The Game Mechanic – School of Stealth


Oddly enough we don’t really see strong stealth mechanics all that much in video games. People seem a lot more into shooting people in the face these days, but there are still titles out there that want to give us the chance to skulk silently in the shadows.  Dishonored is one obvious title, the Splinter Cell games are others, but one that I think people just don’t talk about enough is the XBLA game Mark of the Ninja.

I just expected Shank, but with a Katana.  How wrong I was.

Fittingly Mark of the Ninja snuck onto XBLA in September of last year without any kind of fuss at all.  I only really downloaded it because I noticed it was by the same studio who crafted the Shank games, and even then I just expected Shank but with a Katana.  How wrong I was.

Mark of the Ninja is basically a 2D masterclass on how exactly one should go about making a stealth ‘em up.  It has the obvious hiding in shadows, doorways, and hanging from ceilings, but it also expects you to keep track of enemies via the sound of their footsteps, as you don’t have the standard brightly lit view of the entire environment we’re used to from sidescrollers.  The protagonist in Mark of the Ninja can’t see past doors, or walls, so using sound is crucial to making progress in the game.

“Neither rain nor snow nor gloom of night…”

Even more crucial is keeping track of the sound your own character makes as he slinks through the dark corridors and tight airducts of Mark of the Ninja’s carefully crafted world.  If soldiers hear a sound coming from a duct they’ll peek in and check it; if they see you they sound the alarm, and you’ll soon find yourself on the receiving end of a lead enema.  See, the other smart design decision Klei made was to build the protagonist out of matchsticks and chewing gum so when the bullets start to fly he can only take one or two shots before he’s brown bread.

you won’t feel quite so confident once his mates in the next room have burst in and eviscerated you.

Thanks to this stealth is basically mandatory in Mark of the Ninja.  You may be able to kick a guard in the face so hard he falls over, leaving him open to a good stabbing, but you won’t feel quite so confident once his mates in the next room have burst in and eviscerated you.

That’s something I feel Dishonored got wrong on a number of levels.  The stealth in Dishonored felt token, like you’re doing it because the game told you to, and not because you have to, or even because you want to.  If you really wanted you could play Dishonored as some kind of deranged mass-murderer, swanning through the streets of Dunwall stabbing and slashing your way through any guards foolish enough to try and stop you.  I’ve done it; the game’s actually a lot more fun that way, and it made me realise that the only reason most of us stealthed through Dishonored is because we were told we had to.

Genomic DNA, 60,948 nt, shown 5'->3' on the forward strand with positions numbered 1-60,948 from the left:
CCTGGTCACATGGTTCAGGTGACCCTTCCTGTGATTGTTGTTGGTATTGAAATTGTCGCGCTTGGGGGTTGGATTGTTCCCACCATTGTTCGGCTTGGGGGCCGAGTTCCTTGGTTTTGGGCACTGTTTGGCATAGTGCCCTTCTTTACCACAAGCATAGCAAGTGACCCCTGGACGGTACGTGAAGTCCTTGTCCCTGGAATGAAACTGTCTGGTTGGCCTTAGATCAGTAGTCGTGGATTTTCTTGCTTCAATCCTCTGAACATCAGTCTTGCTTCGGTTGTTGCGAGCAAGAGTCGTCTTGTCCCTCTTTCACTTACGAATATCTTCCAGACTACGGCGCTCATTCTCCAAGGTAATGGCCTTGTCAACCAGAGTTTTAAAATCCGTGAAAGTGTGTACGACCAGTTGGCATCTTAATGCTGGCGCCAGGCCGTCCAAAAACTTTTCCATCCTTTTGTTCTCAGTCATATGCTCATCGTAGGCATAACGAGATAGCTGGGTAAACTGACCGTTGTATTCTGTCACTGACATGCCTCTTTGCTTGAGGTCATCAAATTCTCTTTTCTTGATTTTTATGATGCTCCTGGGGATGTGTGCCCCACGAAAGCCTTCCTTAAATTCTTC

I think he saw me…

See, if you’re going to base your game around stealth then you’re better off using your gameplay to make it damn near mandatory or else there’s no motivation on the player’s part to play along other than that you’re telling them to.  If I could I would post out a note to every game developer who plans on making a stealth game with the words “play Mark of the Ninja, you shit!” written on it.

One simply hopes that the next Thief game will take a leaf out of Mark of the Ninja’s book as opposed to Dishonored’s, and retakes its crown as king of the stealth ‘em ups.







One response to “The Game Mechanic – School of Stealth”

  1. James Stephen Archer BSc avatar

    I agree with this wholeheartedly. The whole point of the concept of stealth is the idea that you would be overwhelmed if you are spotted. Which makes sense – if you are a relatively normal human being taking down an army of gun-toting guards, you’re liable to be shot to pieces on-sight (unless that army consists of Stormtroopers!)

    I’ve really gotten tired of the “Gears of War” style health-regeneration system lately. Even John Marston in Red Dead Redemption, a man wearing next to no armour, can happily take a few bullets, duck behind a rock and heal like he’s Wolverine. Sure, it works as a game mechanic, but as someone who likes game mechanics to veer closer to realism, I’d rather be seeing games where a bullet to the leg slows you down, or a bullet to the arm gives you terrible aim. This is why I loved Metal Gear Solid 3’s Survival Viewer so much, it took into account every wound you took, and needed to be treated in some way. If not, that wound would penalise you. Anyway, I digress.

    I always say that the stealth genre is one of my favourites. But when I think about it, I can’t really think of that many stealth games I’ve enjoyed. The Metal Gear Saga is one of my favourite series of all time, which is a big part of it. I used to love Tenchu, though the games had plenty of flaws – but it just had that stealth aspect that I enjoyed. And now… I’m starting to get stuck already.

    Assassin’s Creed had that stealth aspect that made me interested, but while it had a few cool ideas, it was generally far too easy to avoid guards. Sure, the idea of blending with crowds was a cool concept, but really – the way Assassins dress, he might as well have a sign on the back saying “I am Ezio Auditore”. And of course, most fights are easily won with melee, where necessary. So really, the games don’t give me *that* much of a stealth buzz at all.

    I must admit, I have yet to beat Mark of the Ninja (a game I keep meaning to go back to), but it definitely has the makings of one of the best stealth games so far. I’ve also got Hitman: Absolution sitting on my shelf, waiting to be played. But I’ve got a horrible feeling that all-out gunfights are going to be just as easy an option (or easier) than actual stealth.

Leave a Reply